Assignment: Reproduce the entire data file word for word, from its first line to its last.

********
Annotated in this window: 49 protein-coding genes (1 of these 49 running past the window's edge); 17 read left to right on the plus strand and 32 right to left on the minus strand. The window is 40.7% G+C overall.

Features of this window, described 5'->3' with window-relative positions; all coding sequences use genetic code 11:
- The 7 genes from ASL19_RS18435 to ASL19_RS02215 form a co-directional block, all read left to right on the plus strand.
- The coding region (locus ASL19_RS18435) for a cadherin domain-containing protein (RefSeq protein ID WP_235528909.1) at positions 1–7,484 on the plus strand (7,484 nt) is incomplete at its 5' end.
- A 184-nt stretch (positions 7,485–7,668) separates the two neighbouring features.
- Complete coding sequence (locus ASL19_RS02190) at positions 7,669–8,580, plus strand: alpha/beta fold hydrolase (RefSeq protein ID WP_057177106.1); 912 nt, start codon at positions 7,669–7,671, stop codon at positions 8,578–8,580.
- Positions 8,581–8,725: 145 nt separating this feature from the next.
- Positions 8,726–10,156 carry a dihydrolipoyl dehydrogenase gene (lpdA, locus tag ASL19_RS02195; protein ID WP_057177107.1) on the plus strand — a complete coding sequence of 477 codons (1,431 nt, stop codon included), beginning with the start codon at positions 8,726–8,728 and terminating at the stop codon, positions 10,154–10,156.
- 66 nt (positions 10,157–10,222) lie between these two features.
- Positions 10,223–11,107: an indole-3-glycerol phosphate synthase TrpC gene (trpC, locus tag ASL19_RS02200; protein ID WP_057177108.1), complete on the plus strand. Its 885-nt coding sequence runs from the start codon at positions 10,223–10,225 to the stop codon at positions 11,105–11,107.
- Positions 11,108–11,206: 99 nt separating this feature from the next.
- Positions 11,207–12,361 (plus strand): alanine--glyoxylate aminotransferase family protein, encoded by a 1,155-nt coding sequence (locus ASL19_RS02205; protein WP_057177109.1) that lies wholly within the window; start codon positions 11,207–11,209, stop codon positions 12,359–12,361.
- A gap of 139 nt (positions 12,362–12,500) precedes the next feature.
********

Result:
Annotated in this window: 49 protein-coding genes (1 of these 49 running past the window's edge); 17 read left to right on the plus strand and 32 right to left on the minus strand. The window is 40.7% G+C overall.

Features of this window, described 5'->3' with window-relative positions; all coding sequences use genetic code 11:
- The 7 genes from ASL19_RS18435 to ASL19_RS02215 form a co-directional block, all read left to right on the plus strand.
- The coding region (locus ASL19_RS18435) for a cadherin domain-containing protein (RefSeq protein ID WP_235528909.1) at positions 1–7,484 on the plus strand (7,484 nt) is incomplete at its 5' end.
- A 184-nt stretch (positions 7,485–7,668) separates the two neighbouring features.
- Complete coding sequence (locus ASL19_RS02190) at positions 7,669–8,580, plus strand: alpha/beta fold hydrolase (RefSeq protein ID WP_057177106.1); 912 nt, start codon at positions 7,669–7,671, stop codon at positions 8,578–8,580.
- Positions 8,581–8,725: 145 nt separating this feature from the next.
- Positions 8,726–10,156 carry a dihydrolipoyl dehydrogenase gene (lpdA, locus tag ASL19_RS02195; protein ID WP_057177107.1) on the plus strand — a complete coding sequence of 477 codons (1,431 nt, stop codon included), beginning with the start codon at positions 8,726–8,728 and terminating at the stop codon, positions 10,154–10,156.
- 66 nt (positions 10,157–10,222) lie between these two features.
- Positions 10,223–11,107: an indole-3-glycerol phosphate synthase TrpC gene (trpC, locus tag ASL19_RS02200; protein ID WP_057177108.1), complete on the plus strand. Its 885-nt coding sequence runs from the start codon at positions 10,223–10,225 to the stop codon at positions 11,105–11,107.
- Positions 11,108–11,206: 99 nt separating this feature from the next.
- Positions 11,207–12,361 (plus strand): alanine--glyoxylate aminotransferase family protein, encoded by a 1,155-nt coding sequence (locus ASL19_RS02205; protein WP_057177109.1) that lies wholly within the window; start codon positions 11,207–11,209, stop codon positions 12,359–12,361.
- A gap of 139 nt (positions 12,362–12,500) precedes the next feature.